Friday, September 4, 2015
I Hate Pak (...and Myself)
Some years ago, I started a recurring joke on Twitter, tweeting “#IHatePak”. “Pak,” of course, is my homie Pakistanimal. Loud, audacious, calamitous… And that’s when he’s stone sober. Get him hammered—or, more often than not, sit back and watch him get himself hammered—and those personality traits ratchet up to unsafe levels.
I don’t truly hate the man. He’s one of my closest and most trusted friends. But I do hate how every single night at the bar with him turns into one of the worst hangovers I’ve ever experienced the next morning. And that’s not exaggeration for hyperbole’s sake; I cannot name one single, solitary instance when, the morning after he and I were hanging out at a bar, I didn’t feel like a bus full of overweight circus clowns had hit me. Because shots.
So, I hate Pak. Blah, blah, blah, I’m a grown man, and can choose not to participate in the bukkake of Fireball shots, blah. Whatever. I hate Pak.
I hate him even more because one Saturday in August, as I lay on my couch at 20 after nine, content with a boring, stay-at-home night, his name appeared on the screen of my ringing phone. And because he wanted to go out drinking. And because, when I said there was a Jam on Walnut happening up the street from me, he said, “I’ll be there by 10.”
An hour later, we dapped each other up on the sidewalk in front of my apartment building. The pause was brief—long enough for him to hand me his car keys for the night—as we then began striding purposefully in the direction of the Jam. Halfway along that journey, we met Annie.
To be more accurate, Annie met us. She was a cute, younger blonde girl of medium height, walking in a group of people ahead of us on the sidewalk. As Pak and I bs’d, she abruptly spun around and said, “Mi—oh. Hi, gentlemen.” My Pakistani friend’s voice, she said, sounded just like that of someone she’d met earlier in the night, and she thought it was him walking behind her.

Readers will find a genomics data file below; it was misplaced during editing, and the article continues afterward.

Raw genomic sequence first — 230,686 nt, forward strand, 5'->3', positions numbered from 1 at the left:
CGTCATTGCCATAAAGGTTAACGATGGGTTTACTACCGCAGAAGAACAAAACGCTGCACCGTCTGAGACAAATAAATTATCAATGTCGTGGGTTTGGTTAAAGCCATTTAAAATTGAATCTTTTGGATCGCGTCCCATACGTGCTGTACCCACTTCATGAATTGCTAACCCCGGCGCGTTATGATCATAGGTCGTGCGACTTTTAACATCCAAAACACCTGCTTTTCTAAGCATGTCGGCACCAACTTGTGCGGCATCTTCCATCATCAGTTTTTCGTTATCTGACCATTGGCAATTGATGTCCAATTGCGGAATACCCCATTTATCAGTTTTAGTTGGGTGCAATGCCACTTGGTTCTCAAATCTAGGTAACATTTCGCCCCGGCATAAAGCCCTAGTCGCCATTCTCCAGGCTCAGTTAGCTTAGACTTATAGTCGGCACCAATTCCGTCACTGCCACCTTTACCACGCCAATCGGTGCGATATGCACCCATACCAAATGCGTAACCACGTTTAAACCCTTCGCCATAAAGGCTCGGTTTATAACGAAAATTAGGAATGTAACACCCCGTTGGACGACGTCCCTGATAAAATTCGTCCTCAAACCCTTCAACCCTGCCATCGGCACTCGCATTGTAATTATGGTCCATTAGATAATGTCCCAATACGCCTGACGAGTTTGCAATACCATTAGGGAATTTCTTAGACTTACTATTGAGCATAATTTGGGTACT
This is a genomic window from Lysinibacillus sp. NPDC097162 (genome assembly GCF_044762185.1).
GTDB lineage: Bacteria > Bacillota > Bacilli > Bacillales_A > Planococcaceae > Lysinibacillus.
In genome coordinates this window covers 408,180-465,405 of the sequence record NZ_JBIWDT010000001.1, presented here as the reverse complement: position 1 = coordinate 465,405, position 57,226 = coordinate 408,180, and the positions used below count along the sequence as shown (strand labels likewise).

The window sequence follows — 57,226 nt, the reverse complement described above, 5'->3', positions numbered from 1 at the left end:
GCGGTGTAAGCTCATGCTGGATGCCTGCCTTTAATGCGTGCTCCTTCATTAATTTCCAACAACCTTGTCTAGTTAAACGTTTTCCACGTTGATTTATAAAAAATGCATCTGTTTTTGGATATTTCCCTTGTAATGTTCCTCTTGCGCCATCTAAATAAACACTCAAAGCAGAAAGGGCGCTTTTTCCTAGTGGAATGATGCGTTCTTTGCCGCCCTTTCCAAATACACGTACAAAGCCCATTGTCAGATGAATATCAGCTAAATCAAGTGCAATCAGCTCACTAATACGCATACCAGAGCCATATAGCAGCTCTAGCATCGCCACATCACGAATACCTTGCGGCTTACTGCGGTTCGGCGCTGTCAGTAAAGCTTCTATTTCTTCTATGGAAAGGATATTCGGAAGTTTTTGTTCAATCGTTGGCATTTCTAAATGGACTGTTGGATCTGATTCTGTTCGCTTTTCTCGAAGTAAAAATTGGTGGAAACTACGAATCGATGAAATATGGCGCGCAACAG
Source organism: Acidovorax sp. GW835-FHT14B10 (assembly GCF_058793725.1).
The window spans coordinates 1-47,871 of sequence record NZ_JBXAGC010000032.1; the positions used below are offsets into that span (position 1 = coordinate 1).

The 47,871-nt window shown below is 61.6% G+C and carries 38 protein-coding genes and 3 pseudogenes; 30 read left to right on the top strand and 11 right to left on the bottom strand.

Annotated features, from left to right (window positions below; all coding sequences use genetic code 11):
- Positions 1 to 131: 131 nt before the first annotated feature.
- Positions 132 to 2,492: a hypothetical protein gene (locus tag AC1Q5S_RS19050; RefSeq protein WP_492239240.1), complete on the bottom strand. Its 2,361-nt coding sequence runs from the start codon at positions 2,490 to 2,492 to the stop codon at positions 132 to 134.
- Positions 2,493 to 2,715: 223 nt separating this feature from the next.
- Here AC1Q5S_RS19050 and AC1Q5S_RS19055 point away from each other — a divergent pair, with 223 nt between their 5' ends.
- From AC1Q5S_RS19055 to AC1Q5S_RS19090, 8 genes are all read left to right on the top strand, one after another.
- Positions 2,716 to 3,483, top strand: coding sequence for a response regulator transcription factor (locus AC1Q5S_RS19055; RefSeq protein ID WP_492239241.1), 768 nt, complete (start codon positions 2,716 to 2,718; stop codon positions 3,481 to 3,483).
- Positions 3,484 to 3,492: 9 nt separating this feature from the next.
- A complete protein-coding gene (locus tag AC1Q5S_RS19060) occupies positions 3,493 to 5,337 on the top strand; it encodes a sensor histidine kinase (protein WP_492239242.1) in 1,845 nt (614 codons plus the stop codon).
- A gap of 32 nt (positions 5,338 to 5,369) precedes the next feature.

Smiling and bubbly, Annie was fresh from Grand Rapids, MI. As in, she had just moved to Pittsburgh that morning. So when she realized that the voices behind her were two large, unknown brown men, she didn’t hastily retreat. Instead she introduced herself and hugged each of us. Annie just wanted as many new friends as possible.
As we accompanied her up the sidewalk, she asked for pointers about living in Pittsburgh, and in Shadyside specifically. While giving her a few tidbits to hold onto, I looked down and caught sight of her shaky footwork. Annie was struggling. With every step of her right foot, she stumbled over the low walls, stones, fences, shrubbery, etc. that delineated front yards from public walkway. She somehow kept her balance and happy demeanor, despite the constant bumbles.
And, let’s remember: she was walking towards the Jam. We caught up with her friends and then moved on without Annie.
Late August is a time of renewal in my neighborhood, as twentysomethings starting grad school or their first adult jobs have moved in, replacing the residents who’ve moved on to the house with a white picket fence in the suburbs. A big, new world is opening up for these fresh faces, faster than they know what’s happening, and the fear and excitement is alive in their eyes. Pak and I slowly waded through the high tide of youth and freedom, past the games of cornhole and beer pong, past the beer stands and sleeveless bros, past the band on stage rocking out in front of a sea of Annies.
Shady Grove, we got as far as two feet past the door.
After ten minutes or so of flowing with the surging throng, we ended up standing behind a guy sitting at the bar with his friend. He then turned around, looked up at me, and made it clear he didn’t want any problems, by announcing, “I don’t want any problems.”
[Side note, white people: You don’t have to automatically fear every black person you see.]